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Happy Birthday

Dear Constant Reader,

It’s my birthday today! The big celebration was yesterday when Scratch stunned me with a surprise party at one of my favorite restaurants. I thought we were just going for a quiet brunch, but when I walked in a huge group of friends were already there. I had no idea!

I wanted to give you all a birthday present, dear readers! I love the backlighting on this and the Delsarte pose.

Photo by George Ross. Robe by Catherine D’Lish.

M2These writings and other creative projects are supported by my Patrons. Thank you so much! To become a Patron, go to my Patreon page.

Published in: on 19 February 2018 at 9:11 am  Leave a Comment  
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Small Kindnesses

Dear Constant Reader,

It’s been a couple of lousy months, dear reader, and I’ve been feeling a bit down. I try to be positive in public fora, like here, but there’s been a lot of self-doubt in my life. Am I just shouting into the void? Does what I do make any difference?

Yesterday, I posted a picture for Valentine’s Day on various social media and received this comment on Instagram from one of my former B.A.B.E. students:

Awesome. Absolutely awesome. Much love. It’s been 7 years since I’ve seen you, but will never forget how empowered I felt– and still do every time I hear Peggy Lee’s version of “Fever.”❤️

I was touched. Moved to tears, in fact. It was exactly what I needed to remind me that yes, what I do does make a difference. Thank you so much.

M2These writings and other creative projects are supported by my Patrons. Thank you so much! To become a Patron, go to my Patreon page.

Published in: on 15 February 2018 at 3:30 pm  Leave a Comment  

Valentine’s Day Treat

Dear Constant Reader,

Happy Valentine’s Day to those who celebrate it and happy Wednesday to those who don’t. And for those who were celebrating Mardi Gras yesterday, I hope your hangover has eased by now.

Whatever you celebrate or not, here’s a sweet treat for you from me.

Mina curtain
Photo by George Ross

M2These writings and other creative projects are supported by my Patrons. Thank you so much! To become a Patron, go to my Patreon page.

Published in: on 14 February 2018 at 12:22 pm  Leave a Comment  
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Quiet

Dear Constant Reader,

I’m sorry for my relative silence this month. I do have things I want to share with you, like book reviews, recipes, a look at my new act and costumes for it, but I just haven’t had the energy to write. To be blunt, January has been a bitch of a month.

In brief, it’s been filed with a car accident, injury (not me), extreme weather, illness, death (thankfully no one very close to me, but people I care about are hurting), and other lousy, time-consuming, emotionally-draining things.

I’m hoping February will bring a fresh start and help me find my motivation to write. We’re starting off the month with a really fun Groundhog Day show at Deacon Giles!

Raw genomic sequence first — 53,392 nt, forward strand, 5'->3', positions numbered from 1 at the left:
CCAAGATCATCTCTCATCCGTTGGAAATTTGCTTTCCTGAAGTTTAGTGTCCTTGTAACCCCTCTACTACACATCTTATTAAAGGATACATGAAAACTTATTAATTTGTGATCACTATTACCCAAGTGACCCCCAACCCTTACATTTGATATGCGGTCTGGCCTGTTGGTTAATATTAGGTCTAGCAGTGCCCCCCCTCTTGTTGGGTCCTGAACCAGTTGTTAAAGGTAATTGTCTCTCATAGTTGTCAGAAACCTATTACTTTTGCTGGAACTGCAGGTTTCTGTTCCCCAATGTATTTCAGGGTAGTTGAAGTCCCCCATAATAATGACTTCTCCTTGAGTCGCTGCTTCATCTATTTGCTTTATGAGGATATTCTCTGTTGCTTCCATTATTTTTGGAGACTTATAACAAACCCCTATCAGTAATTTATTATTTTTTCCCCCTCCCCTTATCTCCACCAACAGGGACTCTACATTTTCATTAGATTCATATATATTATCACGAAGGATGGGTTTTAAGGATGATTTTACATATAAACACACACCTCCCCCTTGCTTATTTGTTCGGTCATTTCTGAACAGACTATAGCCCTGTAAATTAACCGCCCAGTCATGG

M2These writings and other creative projects are supported by my Patrons. Thank you so much! To become a Patron, go to my Patreon page.

Published in: on 25 January 2018 at 2:51 pm  Leave a Comment  

2017 in Review

Dear Constant Reader,

twentyseventeaseLooking back on 2017, it was a mixed year. We had some extreme lows, but some great moments as well.

January
B.A.B.E. officially moves out of our dedicated studio and into The Thalia. While I’m grateful to no longer be responsible for so much (especially that much rent), I do miss having my own space.

Also this month we make a poor choice in marketing our February show. The backlash reignited the ire of the Boston burlesque scene against us and a number of former allies disavowed us. It was very ugly. I can barely even talk about it now, but at the time I was a complete wreck and strongly considered giving up burlesque completely.

February
The Expo, of course, is bracketed by snowstorms and attendance is way down.

We present The Road to Striptopia, a rather clever show, if I do say so myself, with a witty script and some fine performances by our apprentices. The audience is tiny, which is terribly disheartening.

Also, we see Dita when she passes through Boston. It’s an inspiring show, as you will see later.

March
I go to New Mexico for the first time. In short, it was beautiful. I performed in a new state, saw old friends (and met some new ones), ate great food, and had a hell of a time getting home thanks to an ill-time East Coast snowstorm.

April
Devora goes back to school and cuts back on time with us. We understand but miss her.

May
Inspired by Dita’s big props, we base a whole show on big props with all the cast members learning to build their own props. We work with wood, plastic, metal, papier mache, electrical, &c. The Big Time is a lot of work, but the results are impressive. The audience is tiny.

I launch my Patreon account.

June
Scratch goes to BHoF; most of the rest of us work RiverFest.

July
Now things get busy!

We go to Maine for a private show. Road trips are usually fun and something of an adventure and this is no exception.

The Mini-Expo was a chance to have some fun when it wasn’t snowing (although we kept the snowblower on the porch at Stately Babydoll Manor just in case. It’s wonderful to spend some time with Egypt Blaque Knyle.

August